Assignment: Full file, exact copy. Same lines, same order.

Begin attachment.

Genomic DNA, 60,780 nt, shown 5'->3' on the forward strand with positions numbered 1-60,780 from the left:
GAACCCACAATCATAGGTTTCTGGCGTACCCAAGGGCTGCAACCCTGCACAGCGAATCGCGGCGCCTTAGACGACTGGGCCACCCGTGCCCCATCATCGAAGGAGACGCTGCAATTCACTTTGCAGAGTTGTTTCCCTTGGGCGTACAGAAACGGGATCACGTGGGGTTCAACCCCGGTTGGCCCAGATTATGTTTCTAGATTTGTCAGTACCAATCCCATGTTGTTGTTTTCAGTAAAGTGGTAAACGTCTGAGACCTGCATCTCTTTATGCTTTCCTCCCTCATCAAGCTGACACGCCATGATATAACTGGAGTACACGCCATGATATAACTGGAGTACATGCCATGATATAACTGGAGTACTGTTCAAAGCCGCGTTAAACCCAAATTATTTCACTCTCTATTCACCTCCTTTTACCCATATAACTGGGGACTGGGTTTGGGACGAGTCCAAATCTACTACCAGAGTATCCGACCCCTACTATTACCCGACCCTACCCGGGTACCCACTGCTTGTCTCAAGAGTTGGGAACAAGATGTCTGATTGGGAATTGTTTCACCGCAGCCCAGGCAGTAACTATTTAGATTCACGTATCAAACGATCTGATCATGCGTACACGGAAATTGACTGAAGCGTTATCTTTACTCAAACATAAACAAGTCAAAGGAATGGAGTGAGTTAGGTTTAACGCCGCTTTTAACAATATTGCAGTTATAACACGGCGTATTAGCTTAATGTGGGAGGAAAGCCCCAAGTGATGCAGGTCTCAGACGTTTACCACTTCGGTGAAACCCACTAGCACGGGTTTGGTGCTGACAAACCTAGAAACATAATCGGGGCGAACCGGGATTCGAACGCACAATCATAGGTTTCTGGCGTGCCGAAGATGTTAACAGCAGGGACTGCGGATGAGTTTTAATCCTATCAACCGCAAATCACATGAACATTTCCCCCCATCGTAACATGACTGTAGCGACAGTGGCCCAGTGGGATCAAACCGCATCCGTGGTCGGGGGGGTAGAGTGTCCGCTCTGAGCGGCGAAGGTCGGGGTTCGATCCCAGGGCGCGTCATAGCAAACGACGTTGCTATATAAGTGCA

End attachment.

Genomic DNA, 60,780 nt, shown 5'->3' on the forward strand with positions numbered 1-60,780 from the left:
GAACCCACAATCATAGGTTTCTGGCGTACCCAAGGGCTGCAACCCTGCACAGCGAATCGCGGCGCCTTAGACGACTGGGCCACCCGTGCCCCATCATCGAAGGAGACGCTGCAATTCACTTTGCAGAGTTGTTTCCCTTGGGCGTACAGAAACGGGATCACGTGGGGTTCAACCCCGGTTGGCCCAGATTATGTTTCTAGATTTGTCAGTACCAATCCCATGTTGTTGTTTTCAGTAAAGTGGTAAACGTCTGAGACCTGCATCTCTTTATGCTTTCCTCCCTCATCAAGCTGACACGCCATGATATAACTGGAGTACACGCCATGATATAACTGGAGTACATGCCATGATATAACTGGAGTACTGTTCAAAGCCGCGTTAAACCCAAATTATTTCACTCTCTATTCACCTCCTTTTACCCATATAACTGGGGACTGGGTTTGGGACGAGTCCAAATCTACTACCAGAGTATCCGACCCCTACTATTACCCGACCCTACCCGGGTACCCACTGCTTGTCTCAAGAGTTGGGAACAAGATGTCTGATTGGGAATTGTTTCACCGCAGCCCAGGCAGTAACTATTTAGATTCACGTATCAAACGATCTGATCATGCGTACACGGAAATTGACTGAAGCGTTATCTTTACTCAAACATAAACAAGTCAAAGGAATGGAGTGAGTTAGGTTTAACGCCGCTTTTAACAATATTGCAGTTATAACACGGCGTATTAGCTTAATGTGGGAGGAAAGCCCCAAGTGATGCAGGTCTCAGACGTTTACCACTTCGGTGAAACCCACTAGCACGGGTTTGGTGCTGACAAACCTAGAAACATAATCGGGGCGAACCGGGATTCGAACGCACAATCATAGGTTTCTGGCGTGCCGAAGATGTTAACAGCAGGGACTGCGGATGAGTTTTAATCCTATCAACCGCAAATCACATGAACATTTCCCCCCATCGTAACATGACTGTAGCGACAGTGGCCCAGTGGGATCAAACCGCATCCGTGGTCGGGGGGGTAGAGTGTCCGCTCTGAGCGGCGAAGGTCGGGGTTCGATCCCAGGGCGCGTCATAGCAAACGACGTTGCTATATAAGTGCA